There are also other impacts which may not seem huge; for example, a lot of people in the Arctic use ice cellars to store meat. So when the ground begins to melt, they lose their refrigerator. Many small communities in the Arctic are located right on the shoreline - which makes sense as they need to be hunting marine mammals - but with coastal erosion, a consequence of a loss of sea ice, which in turn controls the waves, a lot of these small communities are having to relocate.

 

SG: That in itself is something that is quite intangible for those of us who are sat in quite geographically blessed places…

OY: Yes, these are communities that are very long-standing. And all these things play out in terms of disturbances for individuals - the knock-on social and community consequences of this physical change are enormous. For example, there are extremely high rates of suicide, which no doubt cannot be entirely attributed to climate change, but is still indicative of a very disruptive, unpredictable, who-knows-what-is-happening force. Life is extremely unsettling.

 

SG: In light of such dire consequences on humankind, what do you think is holding countries back from being able to collaborate to make these large-scale decisions?

OY: If I knew the answer to that, I’d let you know! I think it’s a couple of things: firstly, there are a large number of players in developed countries whose self interests would be negatively affected by the changes we need to make - an example being the oil companies making profit on fossil fuels. The other point is social inertia. People are locked in to daily lives, and many of them are stretched fairly thin day-to-day. Having to then think seriously about significant changes is tough.

 

SG: You touched on the link between power and fossil fuels. So, as we very slowly move away from our reliance on oil and other fossil fuels, what does that mean for the Middle East and its current political standpoint? What is the impact on international relations, global politics and climate governance?

OY: First of all, we’re not moving away all that rapidly, so this is not something that is going to happen in the short term, or quickly. There will not be a tipping point, but it will rather be a gradual change, which will allow for alternative industries. It means different things for different countries; it’s one thing for Saudi, and another for Iran. For the latter, for example, the move away from fossil fuels is not as much a problem as is the sanctions imposed on purchasing Iranian Oil. And I think the Saudis are already conscious that there may be a need for shifting their economic structure, and are already beginning to engage in development of new ventures. They’re also obviously one of the largest consumers in the world of air conditioners!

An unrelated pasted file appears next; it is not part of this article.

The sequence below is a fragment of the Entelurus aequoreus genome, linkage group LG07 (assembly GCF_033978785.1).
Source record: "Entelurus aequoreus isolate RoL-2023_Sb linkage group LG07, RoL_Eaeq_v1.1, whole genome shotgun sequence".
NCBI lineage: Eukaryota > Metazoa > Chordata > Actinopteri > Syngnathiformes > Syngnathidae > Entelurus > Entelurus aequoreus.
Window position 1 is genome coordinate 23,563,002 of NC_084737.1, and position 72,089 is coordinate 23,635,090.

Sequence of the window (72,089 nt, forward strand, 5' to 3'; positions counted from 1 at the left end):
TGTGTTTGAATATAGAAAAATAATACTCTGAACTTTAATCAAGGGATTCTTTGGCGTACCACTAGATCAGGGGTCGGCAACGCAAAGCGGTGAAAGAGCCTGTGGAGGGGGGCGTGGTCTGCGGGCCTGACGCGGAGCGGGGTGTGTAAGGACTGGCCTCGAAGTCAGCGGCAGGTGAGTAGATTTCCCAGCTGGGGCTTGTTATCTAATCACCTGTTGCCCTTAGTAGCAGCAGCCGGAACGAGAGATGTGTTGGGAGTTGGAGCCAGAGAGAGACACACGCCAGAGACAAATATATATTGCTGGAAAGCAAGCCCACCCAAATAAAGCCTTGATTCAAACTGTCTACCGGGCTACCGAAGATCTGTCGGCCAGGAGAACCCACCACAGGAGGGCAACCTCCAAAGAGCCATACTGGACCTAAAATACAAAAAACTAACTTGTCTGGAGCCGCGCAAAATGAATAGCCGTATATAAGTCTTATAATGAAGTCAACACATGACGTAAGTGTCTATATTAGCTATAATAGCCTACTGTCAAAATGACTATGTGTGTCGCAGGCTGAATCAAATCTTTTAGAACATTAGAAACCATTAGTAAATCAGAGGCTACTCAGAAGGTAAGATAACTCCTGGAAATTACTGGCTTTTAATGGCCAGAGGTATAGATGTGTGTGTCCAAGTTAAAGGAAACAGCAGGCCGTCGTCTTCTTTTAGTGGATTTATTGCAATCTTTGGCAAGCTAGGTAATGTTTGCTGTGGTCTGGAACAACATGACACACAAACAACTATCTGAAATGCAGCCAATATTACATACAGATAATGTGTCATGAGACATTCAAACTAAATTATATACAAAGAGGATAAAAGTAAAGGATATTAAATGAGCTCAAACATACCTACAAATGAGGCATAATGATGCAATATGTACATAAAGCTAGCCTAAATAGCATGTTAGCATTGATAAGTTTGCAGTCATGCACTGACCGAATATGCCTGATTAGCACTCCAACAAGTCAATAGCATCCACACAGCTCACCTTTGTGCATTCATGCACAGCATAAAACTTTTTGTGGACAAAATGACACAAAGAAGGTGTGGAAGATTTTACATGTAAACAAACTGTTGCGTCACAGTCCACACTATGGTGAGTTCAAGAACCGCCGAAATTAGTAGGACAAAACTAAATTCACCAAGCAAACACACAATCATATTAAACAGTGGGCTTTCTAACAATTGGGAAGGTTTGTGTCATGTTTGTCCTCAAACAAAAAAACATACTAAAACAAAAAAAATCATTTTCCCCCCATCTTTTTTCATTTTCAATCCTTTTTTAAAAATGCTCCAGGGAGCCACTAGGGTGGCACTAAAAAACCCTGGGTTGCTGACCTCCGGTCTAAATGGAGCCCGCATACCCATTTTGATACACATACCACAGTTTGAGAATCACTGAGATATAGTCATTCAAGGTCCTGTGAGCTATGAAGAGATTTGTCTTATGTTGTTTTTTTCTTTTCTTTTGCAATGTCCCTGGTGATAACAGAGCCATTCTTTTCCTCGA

SG: Will sources of power and political influence shift?

OY: Sure, in so far as they are holding the keys to what is today an essential, critical resource. All other things being held equal, who knows what will happen along the way. Going back to the previous point, will the Middle East, with their enormous wealth, come up with another way to exercise influence? That, of course, will have impacts on the internal political and social makeups of those countries - that influence is currently something that certainly underpins their political and social structure. I think those dynamics will be quite different.

 

SG: It’s difficult to speak about new sources of power on a global scale without speaking about China. But you’ve now got a fresh batch of national economies that have begun to undercut China’s low-cost manufacturing model, such as Ethiopia and Bangladesh. What does this mean for China’s future?